Call No: 23(430)
Author: St. Pierre, Paul Matthew
Publisher: Fairleigh Dickinson University Press
PhysDes: 274 p. ; illus. ; 24 cm
Series: Fairleigh Dickinson University Press series in communication studies
Subject: CINEMATOGRAPHY; GERMANY; EXPRESSIONISM; LUBITSCH, ERNST; WAGNER, FRITZ ARNO; MURNAU, FRIEDRICH WILHELM; LANG, FRITZ; PABST, GEORG WILHELM; RITTAU, GUNTHER; DREYER, CARL TH.
Summary: In film history, director-cinematographer collaborations were on a labor spectrum, with the model of the contracted camera operator in the silent era and that of the cinematographer in the sound era. But in Weimar era German filmmaking, 1919-33, a short period of intense artistic activity and political and economic instability, these models existed side by side due to the emergence of camera operators as independent visual artists and collaborators with directors.
Berlin in the 1920s was the chief site of the interdisciplinary avant-garde of the Modernist movement in the visual, literary, architectural, design, typographical, sartorial, and performance arts in Europe. The Weimar Revolution that arose in the aftermath of the November 1918 Armistice and that established the Weimar Republic informed and agitated all of the art movements, such as Expressionism, Dada, the Bauhaus, Minimalism, Objectivism, Verism, and Neue Sachlichkeit (“New Objectivity”). Among the avant-garde forms of these new stylistically and culturally negotiated arts, the cinema was foremost and since its inception had been a radical experimental practice in new visual technologies that proved instrumental in changing how human beings perceived movement, structure, perspective, light exposure, temporal duration, continuity, spatial orientation, human postural, facial, vocal, and gestural displays, and their own spectatorship, as well as conventions of storytelling like narrative, setting, theme, character, and structure. Whereas most of the arts mobilized into schools, movements, institutions, and other structures, cinema, a collaborative art, tended to organize around its ensembles of practitioners.
Historically, the silent film era, 1895-1927, is associated with auteurs, the precursors of François Truffaut and other filmmakers in the 1960s: actuality filmmakers and pioneers like R. W. Paul and Fred and Joe Evans in England, Auguste and Luis Lumière and Georges Méliès in France, and Charles Chaplin and Buster Keaton in America, who, by managing all the compositional, executional, and editorial facets of film production—scripting, directing, acting, photographing, set, costume, and lighting design, editing, and marketing—imposed their personal vision or authorship on the film. The dichotomy of the auteur and the production ensemble established a production hierarchy in most filmmaking.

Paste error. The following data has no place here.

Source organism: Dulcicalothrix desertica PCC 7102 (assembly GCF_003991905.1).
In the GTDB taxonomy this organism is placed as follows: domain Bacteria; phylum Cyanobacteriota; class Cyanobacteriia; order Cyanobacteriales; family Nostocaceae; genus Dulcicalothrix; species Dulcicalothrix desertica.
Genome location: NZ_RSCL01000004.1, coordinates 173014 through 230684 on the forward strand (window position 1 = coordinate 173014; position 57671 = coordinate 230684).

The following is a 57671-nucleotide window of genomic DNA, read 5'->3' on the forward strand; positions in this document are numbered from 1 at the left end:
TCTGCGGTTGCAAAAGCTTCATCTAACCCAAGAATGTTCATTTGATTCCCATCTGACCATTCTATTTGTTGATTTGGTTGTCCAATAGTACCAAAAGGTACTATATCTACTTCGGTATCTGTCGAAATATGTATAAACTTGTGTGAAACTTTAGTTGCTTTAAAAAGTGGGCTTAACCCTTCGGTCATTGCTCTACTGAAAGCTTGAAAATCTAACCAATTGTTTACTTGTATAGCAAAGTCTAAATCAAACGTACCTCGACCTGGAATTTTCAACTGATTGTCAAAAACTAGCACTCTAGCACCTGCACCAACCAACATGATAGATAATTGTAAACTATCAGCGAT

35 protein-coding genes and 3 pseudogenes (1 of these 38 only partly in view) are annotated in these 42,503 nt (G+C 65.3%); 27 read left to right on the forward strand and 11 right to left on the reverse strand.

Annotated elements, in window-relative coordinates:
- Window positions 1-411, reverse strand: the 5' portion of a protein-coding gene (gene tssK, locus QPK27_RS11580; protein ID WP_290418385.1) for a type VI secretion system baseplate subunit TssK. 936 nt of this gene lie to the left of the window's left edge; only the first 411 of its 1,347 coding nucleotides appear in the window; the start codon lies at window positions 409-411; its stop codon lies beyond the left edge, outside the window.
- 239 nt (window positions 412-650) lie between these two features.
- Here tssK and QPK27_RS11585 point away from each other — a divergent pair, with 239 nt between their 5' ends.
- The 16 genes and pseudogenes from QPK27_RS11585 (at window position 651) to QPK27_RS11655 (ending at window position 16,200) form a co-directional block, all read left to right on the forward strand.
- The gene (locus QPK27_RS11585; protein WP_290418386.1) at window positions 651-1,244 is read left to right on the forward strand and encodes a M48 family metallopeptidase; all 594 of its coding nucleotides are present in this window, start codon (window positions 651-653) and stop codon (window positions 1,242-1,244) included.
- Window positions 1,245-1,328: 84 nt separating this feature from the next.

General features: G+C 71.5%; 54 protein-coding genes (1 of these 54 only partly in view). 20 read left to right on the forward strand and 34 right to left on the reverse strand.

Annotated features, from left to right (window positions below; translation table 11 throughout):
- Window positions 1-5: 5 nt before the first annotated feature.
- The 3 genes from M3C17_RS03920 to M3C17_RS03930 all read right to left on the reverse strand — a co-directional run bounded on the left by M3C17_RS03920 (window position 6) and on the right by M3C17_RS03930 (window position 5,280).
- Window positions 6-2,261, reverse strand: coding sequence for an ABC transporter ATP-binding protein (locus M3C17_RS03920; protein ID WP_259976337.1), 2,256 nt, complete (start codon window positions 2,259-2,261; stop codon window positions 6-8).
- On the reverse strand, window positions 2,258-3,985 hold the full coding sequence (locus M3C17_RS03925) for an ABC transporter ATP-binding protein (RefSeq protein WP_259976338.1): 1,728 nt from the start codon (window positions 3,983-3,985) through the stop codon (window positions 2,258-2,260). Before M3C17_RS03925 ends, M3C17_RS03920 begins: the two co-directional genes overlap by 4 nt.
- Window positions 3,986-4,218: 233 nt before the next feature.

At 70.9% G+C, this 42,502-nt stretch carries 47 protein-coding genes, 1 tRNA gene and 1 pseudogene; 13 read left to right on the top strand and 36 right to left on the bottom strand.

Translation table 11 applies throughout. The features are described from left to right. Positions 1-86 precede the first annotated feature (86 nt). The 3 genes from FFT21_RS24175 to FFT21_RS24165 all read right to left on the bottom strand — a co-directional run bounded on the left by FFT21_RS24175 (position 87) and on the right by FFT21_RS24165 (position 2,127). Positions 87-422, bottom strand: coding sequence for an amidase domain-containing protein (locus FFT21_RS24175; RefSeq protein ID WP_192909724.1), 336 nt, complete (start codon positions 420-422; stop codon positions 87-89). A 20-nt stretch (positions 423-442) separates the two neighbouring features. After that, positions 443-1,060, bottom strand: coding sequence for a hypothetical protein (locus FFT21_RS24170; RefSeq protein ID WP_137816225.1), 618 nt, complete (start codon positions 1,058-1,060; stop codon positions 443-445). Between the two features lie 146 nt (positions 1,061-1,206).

In formative German silent film, however, this hierarchy was less rank or class driven, because collaborative partnerships took precedence over single authorship. Whereas in silent film production in most countries the terms filmmaker and director were synonymous, in German silent film the plural term filmemacherin connoted both directors and cinematographers, along with the rest of the filmmaking crew. Thus, German silent filmmakers’ principle contribution to the new medium and art of film was less the representational iconographies of Expressionist, New Objective, and Naturalist styles than the executional practice of co-authorship and co-production, in distinctive cinematographer-director partnerships such as those of cinematographer Theodor Sparkuhl and director Ernst Lubitsch; Fritz Arno Wagner with F. W. Murnau, Fritz Lang, and G. W. Pabst; Rudolf Maté with Carl Theodor Dreyer; Guido Seeber with Lang and Pabst; and Carl Hoffmann with Lang and Murnau.
-- jacket blurb